Mangalore is a city in India that I had never visited. But with the news of the Ordination to the Priesthood of a close friend of mine, I desired to be present at his Ordination. I needed to go to Mangalore.
I flew with Singapore Airlines; my first time on an almost sixteen hours nonstop flight from Vancouver to Singapore. Then, an evening departure on Singapore Airways to Mumbai, another five and half hours. The night at Mumbai’s Chhatrapati Shivaji International Airport, and finally, my morning departure on IndiGo airways, a domestic Indian carrier and a one hour flight to Mangalore. In Mumbai I could look forward to masala chai and samosas.
Gavin Rodrigues had been a student of mine in Goa where I have been teaching philosophy in July/August at the Dominican Institute of Philosophy. I got to know many of the Dominican Fathers and students over the years. In the case of Gavin, he accompanied me on a walk through rice fields to a town called Margau. What was meant to be a short afternoon outing turned out to be about four hours returning in the dark on time for Evening Prayer. I also learned about Gavin’s vocational discernment and his calling to Religious life.
On my way to Goa in 2018, I stopped in Nagpur to visit Gavin who was in the formation house. When I celebrated a private Mass in English, Gavin joined me and served the Mass. A prayerful silence filled the chapel.
Deacon Gavin is by nature very obedient; our chats or video calls never interfered with his religious formation/activities/schedule. Even when he returned home for vacations, his family plans always took precedence. I realised Deacon Gavin was close to his family and attached to his mother; he knew his mother loved him very much. I hoped one day to meet his family; they sounded like wonderful people, and perhaps taste his mother’s pizza.
With Konkani spoken in Mangalore among Catholics, the predominant language for Church services, I decided to celebrate private Masses in English (except Sundays); Gavin offered to serve as Deacon; he was at my side performing his diaconal ministry.
On May 16th a change took place: Deacon Gavin was configured to Christ, Priest, Teacher, and Pastor -- an indelible mark by a special grace of the Holy Spirit: Gavin was ordained to the Sacred Priesthood, an alter Christus. I watched Gavin postrate himself, kneel before the bishop when his hands were consecrated; then, we kissed Gavin’s hands, and lay our hands on his head. With the Bishop, Dominicans, Pallotines, Pilar Fathers, a Carmelite, and Father Gavin, we concelebrated Mass.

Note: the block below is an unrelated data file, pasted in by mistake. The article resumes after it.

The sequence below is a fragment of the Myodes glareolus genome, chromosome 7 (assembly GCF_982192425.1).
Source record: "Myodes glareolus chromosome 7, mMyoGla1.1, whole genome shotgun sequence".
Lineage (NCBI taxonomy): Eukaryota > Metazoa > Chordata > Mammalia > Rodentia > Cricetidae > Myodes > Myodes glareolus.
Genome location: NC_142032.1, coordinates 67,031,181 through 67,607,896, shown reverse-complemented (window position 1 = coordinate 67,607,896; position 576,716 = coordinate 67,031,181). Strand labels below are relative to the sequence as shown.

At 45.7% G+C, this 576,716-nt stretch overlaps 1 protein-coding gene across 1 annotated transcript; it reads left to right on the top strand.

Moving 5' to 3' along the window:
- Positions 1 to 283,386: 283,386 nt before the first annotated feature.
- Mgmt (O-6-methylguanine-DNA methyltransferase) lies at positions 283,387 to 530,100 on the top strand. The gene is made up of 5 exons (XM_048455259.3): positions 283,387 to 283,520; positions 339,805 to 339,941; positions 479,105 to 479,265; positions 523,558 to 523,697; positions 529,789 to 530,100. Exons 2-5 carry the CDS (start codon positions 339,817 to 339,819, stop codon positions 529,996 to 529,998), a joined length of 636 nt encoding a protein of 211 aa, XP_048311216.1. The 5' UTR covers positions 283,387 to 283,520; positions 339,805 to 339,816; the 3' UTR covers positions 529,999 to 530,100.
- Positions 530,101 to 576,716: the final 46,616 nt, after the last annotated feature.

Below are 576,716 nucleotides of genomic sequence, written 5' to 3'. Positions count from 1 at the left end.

The next day, Father Gavin joined me once again at my private Mass in English. However, I asked him to preside; I would be at his side to concelebrate and assist him. I stood with him as we pronounced the words of consecration, Father Gavin being more audible, and my words softly spoken. As I heard Father Gavin’s voice, he slightly bowed, holding the bread, “This is my body...” then, holding the chalice, “This is my blood...” This powerful experience that the person beside me in front of the altar was not the Deacon of the other day, but Christ the priest, consecrating bread and wine, the alter Christus.
Regardless of what I felt at consecration, whether it was powerful or emotional, is not so relevant. Consecration of bread and wine to become the body and blood, soul and divinity of Christ is an objective reality. I then asked myself why I should have this powerful and emotional experience of alter Christus from the Deacon to the Priest. After all, I’m a priest myself, I have been through the two Rites of Ordination, and I have never questioned the Roman Rite of the Sacrament of Holy Orders or any other Sacraments; my faith does not need reaffirmation.
A newly ordained priest – like all priests -- will have many challenges; battles against temptation and striving for holiness are ongoing. In this privileged context where I heard and observed Father Gavin celebrate his first Mass, God simply wanted me to taste his goodness, so abundantly expressed in the priesthood. That the Catholic priest continues the salvific mission of Christ, this truth, the alter Christus, Catholicism has taught and practised for two thousand years. Let us pray for Father Gavin, newly ordained priests, and all priests, that Christ may live in us. Amen.
Fr. David Bellusci, O.P.
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